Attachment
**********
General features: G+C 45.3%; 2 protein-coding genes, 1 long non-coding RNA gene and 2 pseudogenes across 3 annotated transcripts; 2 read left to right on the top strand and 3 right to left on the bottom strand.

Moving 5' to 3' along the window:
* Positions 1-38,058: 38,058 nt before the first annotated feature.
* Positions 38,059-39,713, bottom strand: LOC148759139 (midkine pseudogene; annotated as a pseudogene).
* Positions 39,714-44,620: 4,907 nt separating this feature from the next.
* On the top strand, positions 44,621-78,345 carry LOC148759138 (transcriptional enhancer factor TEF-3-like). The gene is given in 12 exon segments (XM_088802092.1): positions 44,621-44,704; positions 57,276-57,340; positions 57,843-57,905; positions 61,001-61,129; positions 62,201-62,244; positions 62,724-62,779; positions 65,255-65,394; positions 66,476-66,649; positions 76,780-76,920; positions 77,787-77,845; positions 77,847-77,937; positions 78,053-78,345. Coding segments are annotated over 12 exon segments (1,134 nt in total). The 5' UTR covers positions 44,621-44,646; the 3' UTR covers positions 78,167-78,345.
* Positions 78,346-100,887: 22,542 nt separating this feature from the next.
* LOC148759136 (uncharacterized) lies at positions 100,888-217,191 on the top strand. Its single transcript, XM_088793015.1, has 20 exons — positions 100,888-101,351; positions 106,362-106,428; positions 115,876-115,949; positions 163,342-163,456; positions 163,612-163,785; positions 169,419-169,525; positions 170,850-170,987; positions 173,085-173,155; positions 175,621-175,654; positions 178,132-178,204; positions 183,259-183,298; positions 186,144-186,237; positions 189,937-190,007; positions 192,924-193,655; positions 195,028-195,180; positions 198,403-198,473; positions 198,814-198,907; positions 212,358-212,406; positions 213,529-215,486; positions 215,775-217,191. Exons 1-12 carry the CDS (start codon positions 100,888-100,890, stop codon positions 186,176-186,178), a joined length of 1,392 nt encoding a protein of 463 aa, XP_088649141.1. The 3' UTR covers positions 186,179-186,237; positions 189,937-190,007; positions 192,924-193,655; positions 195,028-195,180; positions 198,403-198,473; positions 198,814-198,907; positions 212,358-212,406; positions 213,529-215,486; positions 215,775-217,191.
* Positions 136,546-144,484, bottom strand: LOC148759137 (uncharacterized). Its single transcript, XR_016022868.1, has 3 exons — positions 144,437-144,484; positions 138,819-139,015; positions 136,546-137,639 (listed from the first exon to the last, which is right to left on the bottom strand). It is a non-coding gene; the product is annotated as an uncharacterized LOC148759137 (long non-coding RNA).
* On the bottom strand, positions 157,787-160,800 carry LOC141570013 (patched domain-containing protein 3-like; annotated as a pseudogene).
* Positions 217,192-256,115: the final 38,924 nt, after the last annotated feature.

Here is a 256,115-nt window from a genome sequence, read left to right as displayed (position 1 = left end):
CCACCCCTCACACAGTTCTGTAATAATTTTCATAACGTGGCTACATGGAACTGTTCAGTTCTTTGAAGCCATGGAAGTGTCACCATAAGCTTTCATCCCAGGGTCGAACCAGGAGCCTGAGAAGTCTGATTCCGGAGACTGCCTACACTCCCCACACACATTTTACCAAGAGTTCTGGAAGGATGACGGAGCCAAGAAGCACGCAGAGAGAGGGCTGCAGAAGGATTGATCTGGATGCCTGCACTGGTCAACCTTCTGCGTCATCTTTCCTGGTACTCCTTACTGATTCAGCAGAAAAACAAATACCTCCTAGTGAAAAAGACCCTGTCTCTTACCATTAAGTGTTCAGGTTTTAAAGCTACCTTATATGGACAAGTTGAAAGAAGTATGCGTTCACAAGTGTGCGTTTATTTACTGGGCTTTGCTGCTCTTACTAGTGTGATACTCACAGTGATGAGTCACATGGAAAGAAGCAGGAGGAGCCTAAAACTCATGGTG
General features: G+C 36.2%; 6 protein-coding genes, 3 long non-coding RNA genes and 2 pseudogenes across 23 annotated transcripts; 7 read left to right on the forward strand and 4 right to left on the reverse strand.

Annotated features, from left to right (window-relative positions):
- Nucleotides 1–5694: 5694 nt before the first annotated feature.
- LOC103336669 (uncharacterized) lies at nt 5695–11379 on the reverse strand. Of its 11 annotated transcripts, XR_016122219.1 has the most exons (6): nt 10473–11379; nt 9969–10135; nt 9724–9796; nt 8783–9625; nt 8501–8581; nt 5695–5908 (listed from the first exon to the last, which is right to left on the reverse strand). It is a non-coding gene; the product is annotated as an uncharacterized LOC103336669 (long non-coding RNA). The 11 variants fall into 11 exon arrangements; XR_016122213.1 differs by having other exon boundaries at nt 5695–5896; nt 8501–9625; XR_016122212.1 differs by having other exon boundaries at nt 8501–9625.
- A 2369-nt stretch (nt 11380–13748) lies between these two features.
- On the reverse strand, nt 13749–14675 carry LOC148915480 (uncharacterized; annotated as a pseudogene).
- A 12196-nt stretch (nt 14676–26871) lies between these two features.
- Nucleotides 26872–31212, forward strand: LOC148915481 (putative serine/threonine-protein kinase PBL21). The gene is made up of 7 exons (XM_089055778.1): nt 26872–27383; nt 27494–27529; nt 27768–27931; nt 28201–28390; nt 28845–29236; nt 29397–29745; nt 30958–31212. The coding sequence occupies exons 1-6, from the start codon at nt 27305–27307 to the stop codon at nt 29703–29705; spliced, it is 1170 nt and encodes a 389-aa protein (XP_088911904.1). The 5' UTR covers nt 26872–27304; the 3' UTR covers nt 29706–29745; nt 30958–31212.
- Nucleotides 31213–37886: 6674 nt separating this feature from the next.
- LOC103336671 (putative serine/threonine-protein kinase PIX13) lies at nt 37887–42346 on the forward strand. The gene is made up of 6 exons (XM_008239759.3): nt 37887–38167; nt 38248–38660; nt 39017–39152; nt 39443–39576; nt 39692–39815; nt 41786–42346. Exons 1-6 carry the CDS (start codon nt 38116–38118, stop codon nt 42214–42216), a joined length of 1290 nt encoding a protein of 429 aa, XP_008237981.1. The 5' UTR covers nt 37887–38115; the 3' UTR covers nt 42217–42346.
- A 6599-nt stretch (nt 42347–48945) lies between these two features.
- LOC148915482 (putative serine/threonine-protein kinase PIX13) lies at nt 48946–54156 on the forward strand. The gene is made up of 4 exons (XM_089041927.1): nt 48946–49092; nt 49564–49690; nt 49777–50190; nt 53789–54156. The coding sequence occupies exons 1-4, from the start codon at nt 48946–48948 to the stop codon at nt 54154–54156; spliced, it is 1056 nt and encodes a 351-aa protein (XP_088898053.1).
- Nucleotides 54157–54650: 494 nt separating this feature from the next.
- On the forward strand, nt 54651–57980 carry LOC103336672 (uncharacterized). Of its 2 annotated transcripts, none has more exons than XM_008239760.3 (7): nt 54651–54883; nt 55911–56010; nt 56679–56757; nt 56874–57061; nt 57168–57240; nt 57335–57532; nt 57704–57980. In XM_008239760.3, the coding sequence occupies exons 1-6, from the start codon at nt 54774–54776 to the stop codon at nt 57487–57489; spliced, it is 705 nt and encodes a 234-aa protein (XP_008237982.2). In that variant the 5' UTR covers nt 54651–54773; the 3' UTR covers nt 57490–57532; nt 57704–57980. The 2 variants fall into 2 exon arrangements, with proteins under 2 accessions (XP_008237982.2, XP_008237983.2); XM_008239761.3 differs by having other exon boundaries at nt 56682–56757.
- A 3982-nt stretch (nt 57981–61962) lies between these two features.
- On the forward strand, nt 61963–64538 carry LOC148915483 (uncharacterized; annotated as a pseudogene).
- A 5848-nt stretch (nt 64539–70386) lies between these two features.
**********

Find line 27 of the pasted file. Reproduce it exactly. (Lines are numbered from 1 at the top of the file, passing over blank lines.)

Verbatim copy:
- On the forward strand, nt 54651–57980 carry LOC103336672 (uncharacterized). Of its 2 annotated transcripts, none has more exons than XM_008239760.3 (7): nt 54651–54883; nt 55911–56010; nt 56679–56757; nt 56874–57061; nt 57168–57240; nt 57335–57532; nt 57704–57980. In XM_008239760.3, the coding sequence occupies exons 1-6, from the start codon at nt 54774–54776 to the stop codon at nt 57487–57489; spliced, it is 705 nt and encodes a 234-aa protein (XP_008237982.2). In that variant the 5' UTR covers nt 54651–54773; the 3' UTR covers nt 57490–57532; nt 57704–57980. The 2 variants fall into 2 exon arrangements, with proteins under 2 accessions (XP_008237982.2, XP_008237983.2); XM_008239761.3 differs by having other exon boundaries at nt 56682–56757.